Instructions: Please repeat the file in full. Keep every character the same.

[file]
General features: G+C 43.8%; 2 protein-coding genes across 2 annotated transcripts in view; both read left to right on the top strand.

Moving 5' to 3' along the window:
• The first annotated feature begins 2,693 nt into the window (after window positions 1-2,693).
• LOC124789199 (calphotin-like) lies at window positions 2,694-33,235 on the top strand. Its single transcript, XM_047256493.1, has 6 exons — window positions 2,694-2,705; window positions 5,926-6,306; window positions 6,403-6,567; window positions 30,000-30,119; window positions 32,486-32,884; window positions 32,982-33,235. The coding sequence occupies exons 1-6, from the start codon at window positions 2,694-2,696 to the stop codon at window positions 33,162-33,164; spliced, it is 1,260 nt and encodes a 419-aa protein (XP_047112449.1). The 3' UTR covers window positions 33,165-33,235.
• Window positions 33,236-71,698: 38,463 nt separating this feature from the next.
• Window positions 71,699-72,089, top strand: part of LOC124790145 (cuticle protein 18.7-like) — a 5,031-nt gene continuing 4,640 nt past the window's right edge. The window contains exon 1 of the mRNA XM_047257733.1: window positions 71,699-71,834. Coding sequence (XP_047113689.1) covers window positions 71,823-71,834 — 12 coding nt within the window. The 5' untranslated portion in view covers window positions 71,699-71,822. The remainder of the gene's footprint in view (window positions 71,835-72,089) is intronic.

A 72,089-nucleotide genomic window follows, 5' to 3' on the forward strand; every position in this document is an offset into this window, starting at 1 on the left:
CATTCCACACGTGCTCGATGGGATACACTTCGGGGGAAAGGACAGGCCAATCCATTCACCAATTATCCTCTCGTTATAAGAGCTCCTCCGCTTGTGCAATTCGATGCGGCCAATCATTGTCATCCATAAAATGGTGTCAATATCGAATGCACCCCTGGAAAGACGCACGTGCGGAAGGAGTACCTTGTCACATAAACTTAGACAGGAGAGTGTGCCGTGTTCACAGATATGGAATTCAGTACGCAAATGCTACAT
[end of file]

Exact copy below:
General features: G+C 43.8%; 2 protein-coding genes across 2 annotated transcripts in view; both read left to right on the top strand.

Moving 5' to 3' along the window:
• The first annotated feature begins 2,693 nt into the window (after window positions 1-2,693).
• LOC124789199 (calphotin-like) lies at window positions 2,694-33,235 on the top strand. Its single transcript, XM_047256493.1, has 6 exons — window positions 2,694-2,705; window positions 5,926-6,306; window positions 6,403-6,567; window positions 30,000-30,119; window positions 32,486-32,884; window positions 32,982-33,235. The coding sequence occupies exons 1-6, from the start codon at window positions 2,694-2,696 to the stop codon at window positions 33,162-33,164; spliced, it is 1,260 nt and encodes a 419-aa protein (XP_047112449.1). The 3' UTR covers window positions 33,165-33,235.
• Window positions 33,236-71,698: 38,463 nt separating this feature from the next.
• Window positions 71,699-72,089, top strand: part of LOC124790145 (cuticle protein 18.7-like) — a 5,031-nt gene continuing 4,640 nt past the window's right edge. The window contains exon 1 of the mRNA XM_047257733.1: window positions 71,699-71,834. Coding sequence (XP_047113689.1) covers window positions 71,823-71,834 — 12 coding nt within the window. The 5' untranslated portion in view covers window positions 71,699-71,822. The remainder of the gene's footprint in view (window positions 71,835-72,089) is intronic.

A 72,089-nucleotide genomic window follows, 5' to 3' on the forward strand; every position in this document is an offset into this window, starting at 1 on the left:
CATTCCACACGTGCTCGATGGGATACACTTCGGGGGAAAGGACAGGCCAATCCATTCACCAATTATCCTCTCGTTATAAGAGCTCCTCCGCTTGTGCAATTCGATGCGGCCAATCATTGTCATCCATAAAATGGTGTCAATATCGAATGCACCCCTGGAAAGACGCACGTGCGGAAGGAGTACCTTGTCACATAAACTTAGACAGGAGAGTGTGCCGTGTTCACAGATATGGAATTCAGTACGCAAATGCTACAT